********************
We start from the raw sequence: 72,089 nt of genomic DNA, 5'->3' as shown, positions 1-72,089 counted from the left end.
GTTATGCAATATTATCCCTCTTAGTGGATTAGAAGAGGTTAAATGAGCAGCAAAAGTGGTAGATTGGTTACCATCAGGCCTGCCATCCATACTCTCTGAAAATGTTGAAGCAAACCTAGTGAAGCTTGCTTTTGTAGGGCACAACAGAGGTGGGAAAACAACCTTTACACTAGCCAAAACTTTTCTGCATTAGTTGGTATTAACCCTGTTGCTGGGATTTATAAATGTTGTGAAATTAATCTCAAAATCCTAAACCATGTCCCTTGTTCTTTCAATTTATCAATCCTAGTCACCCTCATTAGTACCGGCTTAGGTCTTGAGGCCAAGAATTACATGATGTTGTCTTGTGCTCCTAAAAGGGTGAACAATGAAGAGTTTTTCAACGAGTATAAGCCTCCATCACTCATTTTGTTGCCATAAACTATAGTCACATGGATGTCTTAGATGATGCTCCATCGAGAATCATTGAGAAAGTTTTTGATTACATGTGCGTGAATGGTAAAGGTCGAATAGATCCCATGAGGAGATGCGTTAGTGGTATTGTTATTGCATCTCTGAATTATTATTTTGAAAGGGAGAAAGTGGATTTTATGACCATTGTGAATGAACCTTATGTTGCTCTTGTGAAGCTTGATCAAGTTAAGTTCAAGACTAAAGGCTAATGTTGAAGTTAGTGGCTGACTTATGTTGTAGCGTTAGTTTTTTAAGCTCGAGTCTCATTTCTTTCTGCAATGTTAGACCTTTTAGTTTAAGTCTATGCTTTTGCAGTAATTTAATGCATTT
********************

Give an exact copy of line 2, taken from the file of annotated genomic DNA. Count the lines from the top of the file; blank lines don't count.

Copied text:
GTTATGCAATATTATCCCTCTTAGTGGATTAGAAGAGGTTAAATGAGCAGCAAAAGTGGTAGATTGGTTACCATCAGGCCTGCCATCCATACTCTCTGAAAATGTTGAAGCAAACCTAGTGAAGCTTGCTTTTGTAGGGCACAACAGAGGTGGGAAAACAACCTTTACACTAGCCAAAACTTTTCTGCATTAGTTGGTATTAACCCTGTTGCTGGGATTTATAAATGTTGTGAAATTAATCTCAAAATCCTAAACCATGTCCCTTGTTCTTTCAATTTATCAATCCTAGTCACCCTCATTAGTACCGGCTTAGGTCTTGAGGCCAAGAATTACATGATGTTGTCTTGTGCTCCTAAAAGGGTGAACAATGAAGAGTTTTTCAACGAGTATAAGCCTCCATCACTCATTTTGTTGCCATAAACTATAGTCACATGGATGTCTTAGATGATGCTCCATCGAGAATCATTGAGAAAGTTTTTGATTACATGTGCGTGAATGGTAAAGGTCGAATAGATCCCATGAGGAGATGCGTTAGTGGTATTGTTATTGCATCTCTGAATTATTATTTTGAAAGGGAGAAAGTGGATTTTATGACCATTGTGAATGAACCTTATGTTGCTCTTGTGAAGCTTGATCAAGTTAAGTTCAAGACTAAAGGCTAATGTTGAAGTTAGTGGCTGACTTATGTTGTAGCGTTAGTTTTTTAAGCTCGAGTCTCATTTCTTTCTGCAATGTTAGACCTTTTAGTTTAAGTCTATGCTTTTGCAGTAATTTAATGCATTT